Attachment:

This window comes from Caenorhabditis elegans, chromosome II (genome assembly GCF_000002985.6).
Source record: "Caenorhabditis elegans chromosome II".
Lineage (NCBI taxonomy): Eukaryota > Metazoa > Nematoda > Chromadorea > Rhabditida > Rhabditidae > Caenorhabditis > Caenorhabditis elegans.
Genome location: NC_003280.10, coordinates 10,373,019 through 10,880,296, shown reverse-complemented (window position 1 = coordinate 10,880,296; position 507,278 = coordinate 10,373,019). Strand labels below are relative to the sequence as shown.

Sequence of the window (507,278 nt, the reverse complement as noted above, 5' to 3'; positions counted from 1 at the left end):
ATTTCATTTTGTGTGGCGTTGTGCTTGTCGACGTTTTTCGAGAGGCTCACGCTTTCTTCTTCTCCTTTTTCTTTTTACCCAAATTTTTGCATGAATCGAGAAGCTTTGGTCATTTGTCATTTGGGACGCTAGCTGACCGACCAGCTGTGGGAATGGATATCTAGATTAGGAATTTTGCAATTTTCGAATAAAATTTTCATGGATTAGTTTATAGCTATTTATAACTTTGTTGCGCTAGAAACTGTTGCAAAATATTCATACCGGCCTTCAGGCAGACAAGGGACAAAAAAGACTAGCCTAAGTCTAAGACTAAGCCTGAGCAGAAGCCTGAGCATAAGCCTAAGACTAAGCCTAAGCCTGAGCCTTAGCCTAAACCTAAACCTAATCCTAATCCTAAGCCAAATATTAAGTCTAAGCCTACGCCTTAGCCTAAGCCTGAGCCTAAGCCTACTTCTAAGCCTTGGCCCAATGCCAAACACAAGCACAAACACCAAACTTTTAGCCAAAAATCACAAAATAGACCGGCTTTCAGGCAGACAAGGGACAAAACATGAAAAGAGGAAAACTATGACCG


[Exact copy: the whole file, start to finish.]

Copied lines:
This window comes from Caenorhabditis elegans, chromosome II (genome assembly GCF_000002985.6).
Source record: "Caenorhabditis elegans chromosome II".
Lineage (NCBI taxonomy): Eukaryota > Metazoa > Nematoda > Chromadorea > Rhabditida > Rhabditidae > Caenorhabditis > Caenorhabditis elegans.
Genome location: NC_003280.10, coordinates 10,373,019 through 10,880,296, shown reverse-complemented (window position 1 = coordinate 10,880,296; position 507,278 = coordinate 10,373,019). Strand labels below are relative to the sequence as shown.

Sequence of the window (507,278 nt, the reverse complement as noted above, 5' to 3'; positions counted from 1 at the left end):
ATTTCATTTTGTGTGGCGTTGTGCTTGTCGACGTTTTTCGAGAGGCTCACGCTTTCTTCTTCTCCTTTTTCTTTTTACCCAAATTTTTGCATGAATCGAGAAGCTTTGGTCATTTGTCATTTGGGACGCTAGCTGACCGACCAGCTGTGGGAATGGATATCTAGATTAGGAATTTTGCAATTTTCGAATAAAATTTTCATGGATTAGTTTATAGCTATTTATAACTTTGTTGCGCTAGAAACTGTTGCAAAATATTCATACCGGCCTTCAGGCAGACAAGGGACAAAAAAGACTAGCCTAAGTCTAAGACTAAGCCTGAGCAGAAGCCTGAGCATAAGCCTAAGACTAAGCCTAAGCCTGAGCCTTAGCCTAAACCTAAACCTAATCCTAATCCTAAGCCAAATATTAAGTCTAAGCCTACGCCTTAGCCTAAGCCTGAGCCTAAGCCTACTTCTAAGCCTTGGCCCAATGCCAAACACAAGCACAAACACCAAACTTTTAGCCAAAAATCACAAAATAGACCGGCTTTCAGGCAGACAAGGGACAAAACATGAAAAGAGGAAAACTATGACCG